August 25, 2010
If you think you have the winner of Saturday‘s Travers Stakes, one of the most competitive renewals in years, you had better be lookin’ at lucky. And you don’t have to take my word on that.
“I fear all of them,” said Kiaran McLaughlin at this morning’s post draw that saw his Trappe Shot draw slip #2 in the field of 11 and installed the 4-1 early line second choice. “The winner will be the one that gets a good trip.”
“It’s a very competitive, open race,” said Todd Pletcher, whose Kentucky Derby- winning Super Saver drew the extreme outside position and made co-third choice with Afleet Express at 6-1.
“It’s wide open; I think seven or eight of them have a legitimate chance,” said John Kimmel, whose New York-bred Friend Or Foe leaves from post 9 at 15-1.
And even Leon Blusiewicz, whose 12-1 Admiral Alex enters the Grade 1 Travers after winning his only lifetime start earlier at the meet, thinks he’s in with a chance.
“Well, I’ve done it before,” Blusiewicz said. “I went into the Grade 1 Selima and beat an undefeated filly named Larida. So I don’t think I’m in deep.” It seemed clear that he was referring to his chances and not necessarily those of his horse.
With the Derby winner perceived to be off form after running on empty in Baltimore after an enervating Derby, and the Haskell combination of a wide trip and shortness of top condition, favoritism went to A Little Warm, at a lukewarm 7-2.
And he’s a comer, too. He’s been good since Florida this winter. After winning the Spectacular Bid, he was second in Funnybone’s Hutcheson, then made a good impression holding extremely well after setting a pressured pace in the Louisiana Derby, his two-turn debut.
The plan was to join the Triple Crown horses at the Preakness but when he didn’t scope satisfactorily after a workout for the race, he was declared and didn’t return until June 29 at Delaware Park.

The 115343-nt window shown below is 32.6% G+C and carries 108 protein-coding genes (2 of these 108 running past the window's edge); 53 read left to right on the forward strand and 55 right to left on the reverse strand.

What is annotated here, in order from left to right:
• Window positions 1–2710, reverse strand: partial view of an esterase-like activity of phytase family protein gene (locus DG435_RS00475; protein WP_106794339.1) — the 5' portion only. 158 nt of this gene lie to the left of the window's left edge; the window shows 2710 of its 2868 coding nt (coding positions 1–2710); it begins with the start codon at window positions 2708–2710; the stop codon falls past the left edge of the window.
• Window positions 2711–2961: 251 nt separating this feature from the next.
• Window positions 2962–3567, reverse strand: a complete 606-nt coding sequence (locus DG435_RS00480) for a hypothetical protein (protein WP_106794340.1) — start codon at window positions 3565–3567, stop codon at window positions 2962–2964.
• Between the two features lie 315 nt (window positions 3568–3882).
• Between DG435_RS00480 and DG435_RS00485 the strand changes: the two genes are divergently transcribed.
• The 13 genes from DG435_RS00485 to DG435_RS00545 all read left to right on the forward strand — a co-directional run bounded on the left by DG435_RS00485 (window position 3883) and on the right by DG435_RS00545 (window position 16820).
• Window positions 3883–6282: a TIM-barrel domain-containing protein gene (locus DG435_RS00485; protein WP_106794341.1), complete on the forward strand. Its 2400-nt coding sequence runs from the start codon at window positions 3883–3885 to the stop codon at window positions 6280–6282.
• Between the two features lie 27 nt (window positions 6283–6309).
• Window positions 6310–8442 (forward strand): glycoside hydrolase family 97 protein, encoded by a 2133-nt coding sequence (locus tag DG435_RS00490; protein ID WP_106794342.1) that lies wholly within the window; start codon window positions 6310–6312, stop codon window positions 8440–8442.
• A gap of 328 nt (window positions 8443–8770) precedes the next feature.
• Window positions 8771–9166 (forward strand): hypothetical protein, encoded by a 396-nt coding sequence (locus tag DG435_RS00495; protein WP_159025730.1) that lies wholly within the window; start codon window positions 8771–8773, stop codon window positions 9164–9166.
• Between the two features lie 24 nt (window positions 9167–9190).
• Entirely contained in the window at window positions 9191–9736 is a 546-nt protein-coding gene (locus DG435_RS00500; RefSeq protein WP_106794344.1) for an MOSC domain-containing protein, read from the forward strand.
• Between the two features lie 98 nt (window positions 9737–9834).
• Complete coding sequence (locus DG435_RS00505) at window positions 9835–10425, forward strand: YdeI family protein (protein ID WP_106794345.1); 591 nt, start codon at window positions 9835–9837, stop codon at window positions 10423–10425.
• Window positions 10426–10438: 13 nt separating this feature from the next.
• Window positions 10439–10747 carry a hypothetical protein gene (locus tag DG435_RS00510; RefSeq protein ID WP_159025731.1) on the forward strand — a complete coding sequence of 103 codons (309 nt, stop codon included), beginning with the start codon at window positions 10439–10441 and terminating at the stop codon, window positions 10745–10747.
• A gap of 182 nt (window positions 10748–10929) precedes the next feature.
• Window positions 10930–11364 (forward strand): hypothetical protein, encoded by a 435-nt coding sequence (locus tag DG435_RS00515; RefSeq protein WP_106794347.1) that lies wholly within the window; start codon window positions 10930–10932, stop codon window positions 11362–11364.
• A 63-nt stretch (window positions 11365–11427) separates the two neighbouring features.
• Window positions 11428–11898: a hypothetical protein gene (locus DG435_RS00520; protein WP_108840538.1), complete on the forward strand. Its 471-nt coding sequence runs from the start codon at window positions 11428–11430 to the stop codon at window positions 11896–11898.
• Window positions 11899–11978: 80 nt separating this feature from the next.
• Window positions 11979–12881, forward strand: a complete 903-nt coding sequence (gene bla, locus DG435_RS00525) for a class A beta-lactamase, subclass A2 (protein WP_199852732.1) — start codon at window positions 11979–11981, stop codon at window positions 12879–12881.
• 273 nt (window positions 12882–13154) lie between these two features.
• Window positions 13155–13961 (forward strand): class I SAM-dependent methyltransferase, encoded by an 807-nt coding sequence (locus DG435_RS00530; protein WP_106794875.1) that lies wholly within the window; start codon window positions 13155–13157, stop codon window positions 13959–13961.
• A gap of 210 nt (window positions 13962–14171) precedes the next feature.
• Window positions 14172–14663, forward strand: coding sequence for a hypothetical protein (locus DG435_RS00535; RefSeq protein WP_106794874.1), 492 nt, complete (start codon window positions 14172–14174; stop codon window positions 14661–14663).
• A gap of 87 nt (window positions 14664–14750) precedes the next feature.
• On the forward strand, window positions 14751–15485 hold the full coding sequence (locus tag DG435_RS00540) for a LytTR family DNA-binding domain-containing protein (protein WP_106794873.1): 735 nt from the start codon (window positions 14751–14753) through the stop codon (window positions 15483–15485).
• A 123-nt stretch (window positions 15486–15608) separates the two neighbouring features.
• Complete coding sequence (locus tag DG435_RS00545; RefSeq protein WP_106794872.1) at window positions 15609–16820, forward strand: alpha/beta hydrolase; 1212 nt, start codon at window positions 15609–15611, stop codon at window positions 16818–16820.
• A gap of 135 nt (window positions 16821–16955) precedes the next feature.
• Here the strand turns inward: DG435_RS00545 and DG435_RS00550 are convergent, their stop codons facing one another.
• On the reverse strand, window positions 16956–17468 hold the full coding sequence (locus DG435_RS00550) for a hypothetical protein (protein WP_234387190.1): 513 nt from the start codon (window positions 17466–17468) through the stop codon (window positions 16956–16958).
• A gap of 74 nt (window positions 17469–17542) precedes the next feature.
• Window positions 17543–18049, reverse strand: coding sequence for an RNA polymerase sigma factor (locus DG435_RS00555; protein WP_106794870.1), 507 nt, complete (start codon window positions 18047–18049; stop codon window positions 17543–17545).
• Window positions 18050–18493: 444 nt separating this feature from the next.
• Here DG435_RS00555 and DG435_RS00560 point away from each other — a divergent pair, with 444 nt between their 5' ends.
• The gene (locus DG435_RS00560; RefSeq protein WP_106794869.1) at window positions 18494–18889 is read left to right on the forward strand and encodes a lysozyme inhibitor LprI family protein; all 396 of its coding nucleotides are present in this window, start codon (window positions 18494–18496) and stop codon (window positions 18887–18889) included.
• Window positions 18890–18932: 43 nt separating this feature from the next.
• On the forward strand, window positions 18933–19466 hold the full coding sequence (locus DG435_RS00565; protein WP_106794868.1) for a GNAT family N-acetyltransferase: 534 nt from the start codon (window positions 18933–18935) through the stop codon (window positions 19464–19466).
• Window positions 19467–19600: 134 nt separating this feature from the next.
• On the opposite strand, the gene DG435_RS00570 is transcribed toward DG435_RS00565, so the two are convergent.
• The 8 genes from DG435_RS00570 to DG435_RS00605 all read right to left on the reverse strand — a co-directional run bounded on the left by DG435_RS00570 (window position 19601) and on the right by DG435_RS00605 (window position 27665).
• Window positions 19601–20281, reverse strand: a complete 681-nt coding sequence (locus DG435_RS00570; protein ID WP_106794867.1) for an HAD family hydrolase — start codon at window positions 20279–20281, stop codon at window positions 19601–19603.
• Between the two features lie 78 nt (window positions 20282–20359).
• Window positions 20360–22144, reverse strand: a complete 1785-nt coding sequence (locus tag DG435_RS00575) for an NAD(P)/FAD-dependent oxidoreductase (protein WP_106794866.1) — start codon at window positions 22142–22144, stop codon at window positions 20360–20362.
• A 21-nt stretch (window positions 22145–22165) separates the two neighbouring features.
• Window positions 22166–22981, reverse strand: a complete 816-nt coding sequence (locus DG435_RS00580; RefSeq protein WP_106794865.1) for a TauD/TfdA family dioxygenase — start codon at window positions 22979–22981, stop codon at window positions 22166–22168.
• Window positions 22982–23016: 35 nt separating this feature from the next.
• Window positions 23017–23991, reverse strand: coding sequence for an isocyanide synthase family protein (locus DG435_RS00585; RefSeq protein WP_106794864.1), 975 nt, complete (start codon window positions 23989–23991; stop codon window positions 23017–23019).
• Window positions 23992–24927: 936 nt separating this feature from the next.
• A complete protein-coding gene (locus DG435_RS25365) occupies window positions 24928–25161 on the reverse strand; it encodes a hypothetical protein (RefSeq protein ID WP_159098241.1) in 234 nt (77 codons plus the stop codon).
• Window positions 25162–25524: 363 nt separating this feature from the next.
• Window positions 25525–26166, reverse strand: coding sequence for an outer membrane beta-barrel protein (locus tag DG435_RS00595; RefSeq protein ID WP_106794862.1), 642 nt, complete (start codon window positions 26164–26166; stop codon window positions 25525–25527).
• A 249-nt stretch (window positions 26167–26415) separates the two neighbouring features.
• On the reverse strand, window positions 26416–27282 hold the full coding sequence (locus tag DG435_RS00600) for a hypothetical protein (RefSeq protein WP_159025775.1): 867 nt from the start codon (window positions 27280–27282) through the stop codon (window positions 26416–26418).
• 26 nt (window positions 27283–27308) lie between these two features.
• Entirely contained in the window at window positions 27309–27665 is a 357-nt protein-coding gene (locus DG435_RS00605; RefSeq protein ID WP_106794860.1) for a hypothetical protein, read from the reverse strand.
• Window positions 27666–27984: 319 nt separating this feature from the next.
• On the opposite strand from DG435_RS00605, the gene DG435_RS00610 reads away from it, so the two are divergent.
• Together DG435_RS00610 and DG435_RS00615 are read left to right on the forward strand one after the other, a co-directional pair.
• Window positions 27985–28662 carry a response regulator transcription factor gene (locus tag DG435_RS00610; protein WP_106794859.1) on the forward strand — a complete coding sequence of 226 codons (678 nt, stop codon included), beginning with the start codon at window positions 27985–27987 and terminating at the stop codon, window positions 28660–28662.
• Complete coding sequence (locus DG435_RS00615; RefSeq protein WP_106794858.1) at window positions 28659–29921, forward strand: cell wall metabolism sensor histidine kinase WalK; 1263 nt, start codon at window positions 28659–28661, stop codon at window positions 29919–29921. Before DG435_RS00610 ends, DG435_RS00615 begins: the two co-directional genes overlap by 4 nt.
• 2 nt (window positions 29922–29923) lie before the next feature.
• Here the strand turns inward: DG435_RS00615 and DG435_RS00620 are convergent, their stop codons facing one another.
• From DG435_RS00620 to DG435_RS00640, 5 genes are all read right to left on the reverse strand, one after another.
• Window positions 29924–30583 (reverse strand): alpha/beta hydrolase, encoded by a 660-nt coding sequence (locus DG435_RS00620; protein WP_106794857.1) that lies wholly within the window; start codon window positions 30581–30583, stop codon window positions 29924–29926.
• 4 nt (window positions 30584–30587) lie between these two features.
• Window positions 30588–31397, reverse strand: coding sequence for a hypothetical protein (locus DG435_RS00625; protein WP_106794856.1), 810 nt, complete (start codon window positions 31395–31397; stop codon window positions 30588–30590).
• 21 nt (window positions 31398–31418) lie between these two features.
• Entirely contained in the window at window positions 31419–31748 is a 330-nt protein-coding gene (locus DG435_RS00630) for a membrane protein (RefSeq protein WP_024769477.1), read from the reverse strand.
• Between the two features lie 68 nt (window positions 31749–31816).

After stalking the leader’s pace throughout, A Little Warm drew away from Miner’s Reserve, following that up by doing the same thing to the same rival in the Jim Dandy, arguably regarded as the quintessential Travers prep.
Now making his third start off a layup, Dutrow said this week he’s “super-duper happy” with the way his horse is doing and getting over the ground in his training.
That might have been the first time the term super-duper was used in this context but Dutrow’s point is well taken. A Little Warm stalked Miner’s Reserve under restraint in the Jim Dandy and appeared to lengthen his stride as the wire approached--exactly what you’d like to see when tasked with a tenth furlong.
As he does with most horses, leading rider Johnny Velazquez really seems to get along with free running types like A Little Warm very nicely.
After much second guessing, the connections of the Haskell runner-up have decided to follow their two-turn progression, McLaughlin believing that longer is what his horse prefers.
McLaughlin lives with Trappe Shot, knows him, but we disagree. The King’s Bishop appears the better spot although certainly not an easy one. But then there’s all that conditioning and natural speed going to waste in search of a first Grade 1 title. Nothing short of victory will vindicate the camp’s decision.
Dale Romans is adding blinkers to First Dude’s equipment not because he needs him to be faster but because he wants instant acceleration from the horse when Ramon Dominguez calls on him. Wouldn’t be surprised to see the modified type of blinkers commonly referred to as “cheaters,” which helps a horse‘s concentration.
Fly Down was a sharp Dwyer winner and followed that up with a good Belmont Stakes placing before racing evenly in the Jim Dandy before being forced to check in the late going.
The Jim Dandy favorite trailed the field virtually throughout before making a late bid in the strongly run contest. It was his first start since the Belmont, coming in off a relatively soft work-line and might improve dramatically here. He’s drawn the same post he had in the Jim Dandy, an improvement considering the added distance.
Afleet Express was a very good Jim Dandy third despite a somewhat circuitous trip, galloping out well after the race. He’s coming up to the 10 furlongs off graduating distances, as if he’s been pointed for this since leaving Florida late last winter. Javier Castellano, one winner behind Velazquez for the jockey title and in great form with a riding triple today, aids his chances.
In short, there are plenty of three-year-olds on the come in a class that has lacked definition, Lookin at Lucky notwithstanding. If anyone is to serious challenge the division‘s protem leader, their first serious test comes Saturday.